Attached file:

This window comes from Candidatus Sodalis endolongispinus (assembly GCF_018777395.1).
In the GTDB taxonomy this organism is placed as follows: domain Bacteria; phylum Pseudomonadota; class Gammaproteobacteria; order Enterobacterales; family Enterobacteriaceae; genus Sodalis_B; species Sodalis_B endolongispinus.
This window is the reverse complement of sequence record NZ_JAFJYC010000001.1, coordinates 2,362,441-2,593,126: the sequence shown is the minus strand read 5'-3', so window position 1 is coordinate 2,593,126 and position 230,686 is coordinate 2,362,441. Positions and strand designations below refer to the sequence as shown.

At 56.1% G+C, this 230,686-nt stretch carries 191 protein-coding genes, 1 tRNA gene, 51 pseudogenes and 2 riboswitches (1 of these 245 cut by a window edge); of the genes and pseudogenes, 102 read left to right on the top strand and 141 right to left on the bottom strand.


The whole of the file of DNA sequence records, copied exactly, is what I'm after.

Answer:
This window comes from Candidatus Sodalis endolongispinus (assembly GCF_018777395.1).
In the GTDB taxonomy this organism is placed as follows: domain Bacteria; phylum Pseudomonadota; class Gammaproteobacteria; order Enterobacterales; family Enterobacteriaceae; genus Sodalis_B; species Sodalis_B endolongispinus.
This window is the reverse complement of sequence record NZ_JAFJYC010000001.1, coordinates 2,362,441-2,593,126: the sequence shown is the minus strand read 5'-3', so window position 1 is coordinate 2,593,126 and position 230,686 is coordinate 2,362,441. Positions and strand designations below refer to the sequence as shown.

At 56.1% G+C, this 230,686-nt stretch carries 191 protein-coding genes, 1 tRNA gene, 51 pseudogenes and 2 riboswitches (1 of these 245 cut by a window edge); of the genes and pseudogenes, 102 read left to right on the top strand and 141 right to left on the bottom strand.